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Why is eurozone growth slowing down?

Summary:
According to the Fulcrum activity nowcasts, which identified the surge in growth very early last year, the eurozone was still growing at a rate of 3.5 per cent late in 2017. Each of the largest economies in the bloc was doing well: Germany 4 per cent, France 3 per cent, Italy 2 per cent and Spain 3.5 per cent. Economic forecasters and the central bank had become confident that this strong recovery phase would persist throughout 2018. But that has not happened so far. The latest nowcast results for the eurozone suggest that activity growth has dropped to only 1.2 per cent in early April, with each of the major economies experiencing a sharp decline in growth. Even Germany, which was relatively immune from previous European downturns has recorded a very sharp dip, with growth now down to

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According to the Fulcrum activity nowcasts, which identified the surge in growth very early last year, the eurozone was still growing at a rate of 3.5 per cent late in 2017. Each of the largest economies in the bloc was doing well: Germany 4 per cent, France 3 per cent, Italy 2 per cent and Spain 3.5 per cent. Economic forecasters and the central bank had become confident that this strong recovery phase would persist throughout 2018. But that has not happened so far.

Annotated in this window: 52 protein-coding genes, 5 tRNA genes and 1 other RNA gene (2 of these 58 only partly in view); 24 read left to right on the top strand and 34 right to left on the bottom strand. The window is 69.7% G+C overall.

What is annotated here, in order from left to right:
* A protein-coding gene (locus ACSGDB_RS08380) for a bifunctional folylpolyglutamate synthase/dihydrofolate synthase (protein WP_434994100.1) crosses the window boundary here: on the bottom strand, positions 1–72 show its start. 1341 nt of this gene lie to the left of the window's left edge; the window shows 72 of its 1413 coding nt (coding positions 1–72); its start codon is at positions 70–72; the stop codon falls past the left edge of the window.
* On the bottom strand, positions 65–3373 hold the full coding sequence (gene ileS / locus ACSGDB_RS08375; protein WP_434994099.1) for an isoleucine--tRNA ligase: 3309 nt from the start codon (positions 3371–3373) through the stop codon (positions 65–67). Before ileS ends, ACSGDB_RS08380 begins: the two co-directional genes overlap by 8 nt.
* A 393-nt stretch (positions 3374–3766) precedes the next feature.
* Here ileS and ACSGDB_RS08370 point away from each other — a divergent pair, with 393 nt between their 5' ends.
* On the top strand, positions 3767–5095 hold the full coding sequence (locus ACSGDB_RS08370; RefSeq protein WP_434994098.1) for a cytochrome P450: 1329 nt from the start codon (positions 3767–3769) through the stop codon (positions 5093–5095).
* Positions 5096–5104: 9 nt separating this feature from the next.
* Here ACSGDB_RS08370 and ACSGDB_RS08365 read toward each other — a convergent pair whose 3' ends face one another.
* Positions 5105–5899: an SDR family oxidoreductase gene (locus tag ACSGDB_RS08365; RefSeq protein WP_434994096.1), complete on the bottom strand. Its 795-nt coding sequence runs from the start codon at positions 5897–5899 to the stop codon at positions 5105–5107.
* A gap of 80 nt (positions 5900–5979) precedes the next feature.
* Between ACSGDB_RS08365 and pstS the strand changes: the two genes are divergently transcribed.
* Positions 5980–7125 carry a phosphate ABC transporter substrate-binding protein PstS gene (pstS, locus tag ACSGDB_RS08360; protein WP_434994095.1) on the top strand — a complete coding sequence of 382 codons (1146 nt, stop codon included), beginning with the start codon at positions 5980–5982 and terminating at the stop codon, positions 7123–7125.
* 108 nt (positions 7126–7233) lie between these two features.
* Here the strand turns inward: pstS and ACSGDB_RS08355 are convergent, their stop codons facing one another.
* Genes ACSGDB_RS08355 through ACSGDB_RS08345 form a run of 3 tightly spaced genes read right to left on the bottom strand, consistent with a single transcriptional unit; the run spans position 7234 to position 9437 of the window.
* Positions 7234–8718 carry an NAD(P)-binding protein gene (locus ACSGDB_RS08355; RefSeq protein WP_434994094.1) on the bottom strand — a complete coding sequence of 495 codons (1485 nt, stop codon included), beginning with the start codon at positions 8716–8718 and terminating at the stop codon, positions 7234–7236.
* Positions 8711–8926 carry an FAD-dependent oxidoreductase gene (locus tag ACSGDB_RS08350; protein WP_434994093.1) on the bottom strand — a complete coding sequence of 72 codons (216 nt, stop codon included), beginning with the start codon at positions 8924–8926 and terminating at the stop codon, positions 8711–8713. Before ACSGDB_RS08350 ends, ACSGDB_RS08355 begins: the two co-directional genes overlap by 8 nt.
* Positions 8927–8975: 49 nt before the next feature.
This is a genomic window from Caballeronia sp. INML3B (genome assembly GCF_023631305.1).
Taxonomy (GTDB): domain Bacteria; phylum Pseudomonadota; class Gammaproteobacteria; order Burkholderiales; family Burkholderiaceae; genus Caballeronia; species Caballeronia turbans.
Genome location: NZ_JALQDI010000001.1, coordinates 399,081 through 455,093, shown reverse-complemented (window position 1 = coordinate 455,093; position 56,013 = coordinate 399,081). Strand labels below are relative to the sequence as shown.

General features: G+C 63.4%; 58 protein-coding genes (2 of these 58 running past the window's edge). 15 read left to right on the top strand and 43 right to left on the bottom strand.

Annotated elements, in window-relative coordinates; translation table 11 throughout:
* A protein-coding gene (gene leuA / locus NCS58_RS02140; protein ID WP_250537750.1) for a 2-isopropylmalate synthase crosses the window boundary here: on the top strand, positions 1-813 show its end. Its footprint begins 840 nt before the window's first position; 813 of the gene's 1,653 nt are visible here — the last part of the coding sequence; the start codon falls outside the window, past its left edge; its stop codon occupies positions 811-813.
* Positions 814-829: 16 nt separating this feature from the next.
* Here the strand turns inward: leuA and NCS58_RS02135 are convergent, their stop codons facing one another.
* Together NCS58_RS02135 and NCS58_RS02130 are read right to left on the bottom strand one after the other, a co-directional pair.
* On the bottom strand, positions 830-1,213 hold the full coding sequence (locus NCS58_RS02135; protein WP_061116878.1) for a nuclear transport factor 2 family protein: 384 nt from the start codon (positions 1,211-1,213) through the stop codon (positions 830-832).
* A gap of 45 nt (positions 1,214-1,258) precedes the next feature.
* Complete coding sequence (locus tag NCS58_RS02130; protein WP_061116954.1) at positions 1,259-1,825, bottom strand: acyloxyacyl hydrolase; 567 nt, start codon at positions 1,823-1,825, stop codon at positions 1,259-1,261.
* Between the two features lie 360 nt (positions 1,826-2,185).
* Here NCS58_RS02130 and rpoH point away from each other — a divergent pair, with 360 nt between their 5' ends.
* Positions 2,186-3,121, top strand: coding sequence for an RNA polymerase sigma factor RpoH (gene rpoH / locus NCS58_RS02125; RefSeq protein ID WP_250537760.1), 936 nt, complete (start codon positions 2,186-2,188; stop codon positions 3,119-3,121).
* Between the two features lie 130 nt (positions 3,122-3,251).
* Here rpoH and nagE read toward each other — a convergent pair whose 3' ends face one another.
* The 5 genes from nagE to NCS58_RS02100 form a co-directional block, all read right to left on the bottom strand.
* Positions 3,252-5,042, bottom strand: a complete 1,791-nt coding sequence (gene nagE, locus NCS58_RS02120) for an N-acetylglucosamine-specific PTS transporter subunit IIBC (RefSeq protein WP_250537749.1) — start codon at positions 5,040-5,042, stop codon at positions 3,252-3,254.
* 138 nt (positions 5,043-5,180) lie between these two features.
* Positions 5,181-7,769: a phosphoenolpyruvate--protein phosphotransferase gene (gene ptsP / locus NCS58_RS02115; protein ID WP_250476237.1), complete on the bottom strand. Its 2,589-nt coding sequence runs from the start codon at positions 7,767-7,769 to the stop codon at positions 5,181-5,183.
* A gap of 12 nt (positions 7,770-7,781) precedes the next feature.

The latest nowcast results for the eurozone suggest that activity growth has dropped to only 1.2 per cent in early April, with each of the major economies experiencing a sharp decline in growth. Even Germany, which was relatively immune from previous European downturns has recorded a very sharp dip, with growth now down to only around 1 per cent.

That is from Gavyn Davies at the FT.

The post Why is eurozone growth slowing down? appeared first on Marginal REVOLUTION.

Tyler Cowen
Tyler Cowen is an American economist, academic, and writer. He occupies the Holbert C. Harris Chair of economics as a professor at George Mason University and is co-author, with Alex Tabarrok, of the popular economics blog Marginal Revolution. Cowen and Tabarrok have also ventured into online education by starting Marginal Revolution University. He currently writes the "Economic Scene" column for the New York Times, and he also writes for such publications as The New Republic, the Wall Street Journal, Forbes, Newsweek, and the Wilson Quarterly.

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